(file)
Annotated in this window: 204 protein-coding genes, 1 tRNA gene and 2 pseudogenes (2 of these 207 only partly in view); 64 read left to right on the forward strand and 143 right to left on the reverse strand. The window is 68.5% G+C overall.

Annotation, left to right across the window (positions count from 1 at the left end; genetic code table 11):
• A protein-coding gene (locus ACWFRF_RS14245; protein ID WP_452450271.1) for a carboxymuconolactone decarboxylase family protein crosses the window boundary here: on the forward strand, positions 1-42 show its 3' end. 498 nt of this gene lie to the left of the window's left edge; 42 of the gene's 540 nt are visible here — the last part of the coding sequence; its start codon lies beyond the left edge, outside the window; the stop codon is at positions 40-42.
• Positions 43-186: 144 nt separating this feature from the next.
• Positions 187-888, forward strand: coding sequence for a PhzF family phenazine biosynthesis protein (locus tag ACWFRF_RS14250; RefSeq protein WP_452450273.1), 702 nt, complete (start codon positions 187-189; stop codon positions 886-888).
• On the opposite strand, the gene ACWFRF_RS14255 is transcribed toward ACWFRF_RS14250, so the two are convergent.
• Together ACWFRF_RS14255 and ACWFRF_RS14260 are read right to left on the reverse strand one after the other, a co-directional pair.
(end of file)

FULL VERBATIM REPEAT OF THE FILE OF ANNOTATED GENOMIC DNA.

Annotated in this window: 204 protein-coding genes, 1 tRNA gene and 2 pseudogenes (2 of these 207 only partly in view); 64 read left to right on the forward strand and 143 right to left on the reverse strand. The window is 68.5% G+C overall.

Annotation, left to right across the window (positions count from 1 at the left end; genetic code table 11):
• A protein-coding gene (locus ACWFRF_RS14245; protein ID WP_452450271.1) for a carboxymuconolactone decarboxylase family protein crosses the window boundary here: on the forward strand, positions 1-42 show its 3' end. 498 nt of this gene lie to the left of the window's left edge; 42 of the gene's 540 nt are visible here — the last part of the coding sequence; its start codon lies beyond the left edge, outside the window; the stop codon is at positions 40-42.
• Positions 43-186: 144 nt separating this feature from the next.
• Positions 187-888, forward strand: coding sequence for a PhzF family phenazine biosynthesis protein (locus tag ACWFRF_RS14250; RefSeq protein WP_452450273.1), 702 nt, complete (start codon positions 187-189; stop codon positions 886-888).
• On the opposite strand, the gene ACWFRF_RS14255 is transcribed toward ACWFRF_RS14250, so the two are convergent.
• Together ACWFRF_RS14255 and ACWFRF_RS14260 are read right to left on the reverse strand one after the other, a co-directional pair.